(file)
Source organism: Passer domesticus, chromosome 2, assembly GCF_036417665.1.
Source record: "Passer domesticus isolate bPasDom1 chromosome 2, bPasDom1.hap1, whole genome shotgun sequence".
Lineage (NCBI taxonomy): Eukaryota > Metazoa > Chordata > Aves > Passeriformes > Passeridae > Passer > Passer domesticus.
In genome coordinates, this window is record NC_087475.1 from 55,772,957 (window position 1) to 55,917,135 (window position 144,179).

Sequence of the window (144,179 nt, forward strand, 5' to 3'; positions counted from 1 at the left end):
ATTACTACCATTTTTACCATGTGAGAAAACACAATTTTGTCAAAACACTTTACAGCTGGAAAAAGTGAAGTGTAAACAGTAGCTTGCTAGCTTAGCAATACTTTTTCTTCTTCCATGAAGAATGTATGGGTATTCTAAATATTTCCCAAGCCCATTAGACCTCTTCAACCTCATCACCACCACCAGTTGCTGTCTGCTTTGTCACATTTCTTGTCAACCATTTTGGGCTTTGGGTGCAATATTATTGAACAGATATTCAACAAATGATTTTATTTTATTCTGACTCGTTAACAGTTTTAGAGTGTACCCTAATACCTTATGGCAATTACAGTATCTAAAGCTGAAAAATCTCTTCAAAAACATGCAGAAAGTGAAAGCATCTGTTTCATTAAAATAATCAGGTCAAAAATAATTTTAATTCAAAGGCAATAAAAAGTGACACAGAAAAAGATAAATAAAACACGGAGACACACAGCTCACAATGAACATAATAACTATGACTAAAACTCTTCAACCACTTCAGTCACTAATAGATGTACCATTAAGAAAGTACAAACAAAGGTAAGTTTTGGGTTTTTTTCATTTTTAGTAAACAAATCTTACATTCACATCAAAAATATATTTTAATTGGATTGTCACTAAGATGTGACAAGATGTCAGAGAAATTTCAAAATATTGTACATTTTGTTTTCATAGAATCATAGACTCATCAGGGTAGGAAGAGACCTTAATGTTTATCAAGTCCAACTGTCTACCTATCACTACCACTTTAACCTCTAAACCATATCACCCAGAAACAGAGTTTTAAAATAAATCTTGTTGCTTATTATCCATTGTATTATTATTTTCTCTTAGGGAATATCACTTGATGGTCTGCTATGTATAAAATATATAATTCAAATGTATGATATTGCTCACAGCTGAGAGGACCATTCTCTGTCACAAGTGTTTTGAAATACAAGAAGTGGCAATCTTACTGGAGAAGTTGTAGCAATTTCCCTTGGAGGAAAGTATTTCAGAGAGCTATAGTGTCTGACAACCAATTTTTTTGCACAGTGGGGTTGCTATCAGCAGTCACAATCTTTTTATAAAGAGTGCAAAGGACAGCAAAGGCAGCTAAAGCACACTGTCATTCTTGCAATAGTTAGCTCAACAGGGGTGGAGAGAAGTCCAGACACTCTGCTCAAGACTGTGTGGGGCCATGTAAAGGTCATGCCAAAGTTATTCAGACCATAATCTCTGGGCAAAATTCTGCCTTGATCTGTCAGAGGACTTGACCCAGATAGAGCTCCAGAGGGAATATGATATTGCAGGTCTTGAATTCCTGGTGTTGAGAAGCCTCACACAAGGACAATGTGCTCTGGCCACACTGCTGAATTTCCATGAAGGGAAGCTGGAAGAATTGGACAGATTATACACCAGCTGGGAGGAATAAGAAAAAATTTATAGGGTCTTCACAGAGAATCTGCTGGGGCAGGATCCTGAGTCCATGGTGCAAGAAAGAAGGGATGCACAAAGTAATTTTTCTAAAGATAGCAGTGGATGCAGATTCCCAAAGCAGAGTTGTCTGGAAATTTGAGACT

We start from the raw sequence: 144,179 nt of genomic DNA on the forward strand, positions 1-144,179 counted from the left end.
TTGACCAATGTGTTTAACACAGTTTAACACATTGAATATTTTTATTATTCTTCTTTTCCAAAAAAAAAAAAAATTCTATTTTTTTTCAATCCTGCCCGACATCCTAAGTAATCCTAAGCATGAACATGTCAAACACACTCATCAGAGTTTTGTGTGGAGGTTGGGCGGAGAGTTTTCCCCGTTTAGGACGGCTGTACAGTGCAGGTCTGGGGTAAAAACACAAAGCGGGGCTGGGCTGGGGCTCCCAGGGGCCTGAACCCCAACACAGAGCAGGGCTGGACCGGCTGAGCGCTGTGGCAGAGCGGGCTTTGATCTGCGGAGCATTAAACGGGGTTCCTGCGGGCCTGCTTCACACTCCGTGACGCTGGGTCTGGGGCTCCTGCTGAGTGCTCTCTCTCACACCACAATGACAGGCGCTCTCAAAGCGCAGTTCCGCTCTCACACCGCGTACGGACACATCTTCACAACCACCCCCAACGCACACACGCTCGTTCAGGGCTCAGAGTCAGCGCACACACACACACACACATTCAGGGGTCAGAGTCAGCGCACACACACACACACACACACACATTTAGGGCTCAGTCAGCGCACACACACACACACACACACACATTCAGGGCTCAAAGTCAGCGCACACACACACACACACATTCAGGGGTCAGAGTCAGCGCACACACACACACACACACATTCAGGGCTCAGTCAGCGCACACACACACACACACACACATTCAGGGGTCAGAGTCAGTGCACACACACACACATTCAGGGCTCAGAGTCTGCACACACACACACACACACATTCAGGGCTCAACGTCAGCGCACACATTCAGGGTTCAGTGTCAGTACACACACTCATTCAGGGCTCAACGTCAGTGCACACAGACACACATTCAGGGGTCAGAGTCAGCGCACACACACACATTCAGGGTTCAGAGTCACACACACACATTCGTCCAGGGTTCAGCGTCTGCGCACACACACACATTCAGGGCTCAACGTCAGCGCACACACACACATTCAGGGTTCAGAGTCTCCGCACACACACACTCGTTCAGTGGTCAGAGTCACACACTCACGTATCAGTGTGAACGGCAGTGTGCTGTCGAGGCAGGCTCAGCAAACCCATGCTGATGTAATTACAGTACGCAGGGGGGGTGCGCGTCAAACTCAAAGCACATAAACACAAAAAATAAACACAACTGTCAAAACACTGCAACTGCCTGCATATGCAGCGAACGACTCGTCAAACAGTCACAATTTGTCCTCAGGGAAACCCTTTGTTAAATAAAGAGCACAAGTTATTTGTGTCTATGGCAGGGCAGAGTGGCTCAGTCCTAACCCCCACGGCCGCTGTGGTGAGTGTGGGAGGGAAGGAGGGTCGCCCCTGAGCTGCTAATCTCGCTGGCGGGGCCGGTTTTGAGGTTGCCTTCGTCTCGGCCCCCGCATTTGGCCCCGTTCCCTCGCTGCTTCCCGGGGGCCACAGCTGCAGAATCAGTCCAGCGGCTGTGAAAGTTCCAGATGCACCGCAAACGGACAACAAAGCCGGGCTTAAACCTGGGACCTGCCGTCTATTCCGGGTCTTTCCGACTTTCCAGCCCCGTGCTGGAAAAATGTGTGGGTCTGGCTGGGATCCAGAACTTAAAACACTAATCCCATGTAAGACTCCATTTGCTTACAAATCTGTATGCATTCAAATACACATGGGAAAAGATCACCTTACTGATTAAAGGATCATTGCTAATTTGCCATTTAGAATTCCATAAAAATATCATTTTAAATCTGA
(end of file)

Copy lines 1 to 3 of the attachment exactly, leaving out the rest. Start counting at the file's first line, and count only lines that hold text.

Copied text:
Source organism: Passer domesticus, chromosome 2, assembly GCF_036417665.1.
Source record: "Passer domesticus isolate bPasDom1 chromosome 2, bPasDom1.hap1, whole genome shotgun sequence".
Lineage (NCBI taxonomy): Eukaryota > Metazoa > Chordata > Aves > Passeriformes > Passeridae > Passer > Passer domesticus.